8. At the risk of stating the bloomin’ obvious, if you’re going to recommend a tax-efficient product then you need to be able to demonstrate you understand your client’s tax position. I’ve seen these ‘shotgunned’ out to a HNW client base on the basis that those people have money to invest rather than they are in a position to benefit from those tax breaks.

  9. So I have a client with a £150,000 CGT bill and I advise them to put £150,000 into an EIS instead of paying the bill. What’s the risk ? If they pay the bill they lose £150,000. Am I missing something or do the FSA not understand that these are primarily tax planning tools ?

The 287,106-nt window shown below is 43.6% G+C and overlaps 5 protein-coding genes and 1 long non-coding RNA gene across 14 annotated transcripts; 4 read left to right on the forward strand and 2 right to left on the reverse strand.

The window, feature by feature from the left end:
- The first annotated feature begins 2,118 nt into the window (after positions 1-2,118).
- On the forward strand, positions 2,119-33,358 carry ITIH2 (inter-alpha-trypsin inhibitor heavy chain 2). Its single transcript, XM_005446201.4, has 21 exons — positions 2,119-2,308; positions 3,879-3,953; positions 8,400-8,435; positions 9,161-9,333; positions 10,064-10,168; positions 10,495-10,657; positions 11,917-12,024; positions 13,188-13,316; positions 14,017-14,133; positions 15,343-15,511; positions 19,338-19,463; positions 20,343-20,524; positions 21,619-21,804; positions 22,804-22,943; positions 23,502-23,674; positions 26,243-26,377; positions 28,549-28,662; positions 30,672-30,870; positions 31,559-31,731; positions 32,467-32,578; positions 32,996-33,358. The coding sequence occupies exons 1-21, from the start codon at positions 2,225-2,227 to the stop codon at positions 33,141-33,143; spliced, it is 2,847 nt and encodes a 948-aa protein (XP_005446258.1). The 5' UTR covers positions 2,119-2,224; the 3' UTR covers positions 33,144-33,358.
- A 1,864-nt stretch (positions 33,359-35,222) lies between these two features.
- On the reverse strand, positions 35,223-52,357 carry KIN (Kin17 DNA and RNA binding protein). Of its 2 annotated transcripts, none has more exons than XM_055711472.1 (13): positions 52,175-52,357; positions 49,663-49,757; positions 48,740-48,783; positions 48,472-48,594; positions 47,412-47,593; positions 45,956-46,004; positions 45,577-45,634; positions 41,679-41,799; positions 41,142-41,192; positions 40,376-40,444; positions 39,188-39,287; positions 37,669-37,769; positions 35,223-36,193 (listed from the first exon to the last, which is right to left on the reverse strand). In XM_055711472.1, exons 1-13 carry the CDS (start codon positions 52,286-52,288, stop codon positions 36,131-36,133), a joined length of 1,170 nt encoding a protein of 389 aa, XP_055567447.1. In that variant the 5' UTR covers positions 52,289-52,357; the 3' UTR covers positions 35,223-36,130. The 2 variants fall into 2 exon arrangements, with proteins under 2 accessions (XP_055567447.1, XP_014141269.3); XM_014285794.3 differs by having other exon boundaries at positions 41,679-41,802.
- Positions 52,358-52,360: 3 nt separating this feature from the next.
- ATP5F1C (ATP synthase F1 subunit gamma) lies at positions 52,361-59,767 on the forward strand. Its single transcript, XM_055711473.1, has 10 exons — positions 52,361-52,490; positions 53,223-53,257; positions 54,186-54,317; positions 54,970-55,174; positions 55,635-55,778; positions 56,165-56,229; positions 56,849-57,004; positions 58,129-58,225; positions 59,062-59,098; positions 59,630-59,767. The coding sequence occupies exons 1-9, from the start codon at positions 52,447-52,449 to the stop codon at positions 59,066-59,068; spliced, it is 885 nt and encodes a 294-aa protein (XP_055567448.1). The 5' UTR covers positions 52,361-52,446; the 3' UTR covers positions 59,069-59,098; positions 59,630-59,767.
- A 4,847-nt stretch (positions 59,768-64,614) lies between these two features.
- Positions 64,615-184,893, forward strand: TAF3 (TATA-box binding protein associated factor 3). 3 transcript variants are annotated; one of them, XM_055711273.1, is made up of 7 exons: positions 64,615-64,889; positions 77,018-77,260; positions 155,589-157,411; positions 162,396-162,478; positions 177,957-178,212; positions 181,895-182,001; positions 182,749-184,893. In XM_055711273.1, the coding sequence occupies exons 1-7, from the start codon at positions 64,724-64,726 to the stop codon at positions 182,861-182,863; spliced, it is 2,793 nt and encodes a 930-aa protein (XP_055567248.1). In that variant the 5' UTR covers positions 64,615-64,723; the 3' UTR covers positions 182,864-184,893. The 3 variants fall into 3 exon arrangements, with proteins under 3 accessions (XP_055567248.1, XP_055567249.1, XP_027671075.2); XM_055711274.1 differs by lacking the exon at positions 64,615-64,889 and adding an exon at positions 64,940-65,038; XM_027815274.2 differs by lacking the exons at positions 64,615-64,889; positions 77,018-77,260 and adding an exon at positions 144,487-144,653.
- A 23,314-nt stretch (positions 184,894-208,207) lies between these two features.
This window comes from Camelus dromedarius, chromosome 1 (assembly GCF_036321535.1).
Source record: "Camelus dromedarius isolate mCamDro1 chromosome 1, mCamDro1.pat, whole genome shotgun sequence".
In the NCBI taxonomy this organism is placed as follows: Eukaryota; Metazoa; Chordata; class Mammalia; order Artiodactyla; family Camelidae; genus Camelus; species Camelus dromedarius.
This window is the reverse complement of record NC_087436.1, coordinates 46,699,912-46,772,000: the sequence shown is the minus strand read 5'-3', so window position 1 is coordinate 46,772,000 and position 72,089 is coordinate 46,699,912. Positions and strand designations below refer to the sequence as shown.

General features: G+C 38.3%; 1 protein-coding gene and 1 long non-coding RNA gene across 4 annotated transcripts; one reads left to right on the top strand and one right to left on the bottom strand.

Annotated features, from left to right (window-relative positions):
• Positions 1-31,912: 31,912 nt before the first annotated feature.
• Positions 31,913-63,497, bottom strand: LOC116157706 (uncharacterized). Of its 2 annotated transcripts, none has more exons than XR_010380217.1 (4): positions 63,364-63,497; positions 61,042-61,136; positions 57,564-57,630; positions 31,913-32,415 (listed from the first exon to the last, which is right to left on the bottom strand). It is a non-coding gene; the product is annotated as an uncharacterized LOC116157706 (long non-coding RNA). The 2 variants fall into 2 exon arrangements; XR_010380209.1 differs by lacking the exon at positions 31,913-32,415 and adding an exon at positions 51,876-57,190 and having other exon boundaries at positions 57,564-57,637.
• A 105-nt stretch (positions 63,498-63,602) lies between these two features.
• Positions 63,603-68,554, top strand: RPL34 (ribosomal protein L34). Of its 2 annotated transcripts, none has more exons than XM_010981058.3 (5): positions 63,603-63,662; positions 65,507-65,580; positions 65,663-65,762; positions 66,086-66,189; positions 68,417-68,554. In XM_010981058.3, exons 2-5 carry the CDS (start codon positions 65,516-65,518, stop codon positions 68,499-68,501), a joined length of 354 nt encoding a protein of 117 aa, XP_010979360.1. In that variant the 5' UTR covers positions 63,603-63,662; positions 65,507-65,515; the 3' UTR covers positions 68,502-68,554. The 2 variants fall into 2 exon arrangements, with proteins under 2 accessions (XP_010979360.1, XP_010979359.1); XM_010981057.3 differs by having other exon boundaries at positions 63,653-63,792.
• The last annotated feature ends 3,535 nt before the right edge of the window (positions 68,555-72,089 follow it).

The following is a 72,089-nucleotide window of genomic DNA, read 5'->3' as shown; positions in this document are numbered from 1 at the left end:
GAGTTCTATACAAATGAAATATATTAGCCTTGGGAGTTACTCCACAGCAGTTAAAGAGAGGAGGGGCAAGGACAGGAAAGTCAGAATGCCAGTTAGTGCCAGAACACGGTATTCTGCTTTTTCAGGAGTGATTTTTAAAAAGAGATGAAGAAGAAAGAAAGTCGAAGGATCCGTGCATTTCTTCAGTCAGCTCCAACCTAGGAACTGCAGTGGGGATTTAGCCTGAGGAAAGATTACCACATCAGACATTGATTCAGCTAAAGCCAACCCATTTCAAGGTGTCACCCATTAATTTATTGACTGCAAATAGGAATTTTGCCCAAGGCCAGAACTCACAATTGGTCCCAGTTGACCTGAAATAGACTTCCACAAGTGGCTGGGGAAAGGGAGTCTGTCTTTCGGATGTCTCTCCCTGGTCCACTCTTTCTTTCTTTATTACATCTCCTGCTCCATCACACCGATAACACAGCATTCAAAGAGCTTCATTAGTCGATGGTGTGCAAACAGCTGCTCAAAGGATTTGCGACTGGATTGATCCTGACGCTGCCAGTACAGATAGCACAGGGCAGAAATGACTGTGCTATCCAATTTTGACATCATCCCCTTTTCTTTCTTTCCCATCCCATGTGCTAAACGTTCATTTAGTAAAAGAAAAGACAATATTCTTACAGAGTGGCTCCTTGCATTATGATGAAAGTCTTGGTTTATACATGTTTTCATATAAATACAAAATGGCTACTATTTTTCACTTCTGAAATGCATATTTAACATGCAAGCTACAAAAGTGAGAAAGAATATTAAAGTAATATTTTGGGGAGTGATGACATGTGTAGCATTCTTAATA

10. Andrew Whiteley 13th July 2011 at 4:53 pm

    @anonymous 4.45pm

    You have just highlighted the risk!!

    You have to invest the total gain not just the tax due to defer the client’s full CGT liability….

  11. Andrew – If Anonymous 4.45 really has misunderstood the rules as the post suggests, then I fear this alone night be seen to justifiy the FSAs concerns.

  12. @anonymous 4.45pm

    that is very worrying agree with you Andrew Whiteley

  13. Anonymous 4.45 here, don’t panic all, I did of course mean a £150,000 capital gain. Nice to see some are on the ball out there.

  14. This is pretty concerning as a development. The future of the UK ecomony is in being able to innovate and develop. Sadly regulators appears incapable of working within such a framework such that they wish to stiffle all innovation. If this continues, then financial planning becomes commoditised and delivered from offshore. The FSA needs a wake-up call to the detrimental effects that over regulation can have in any market.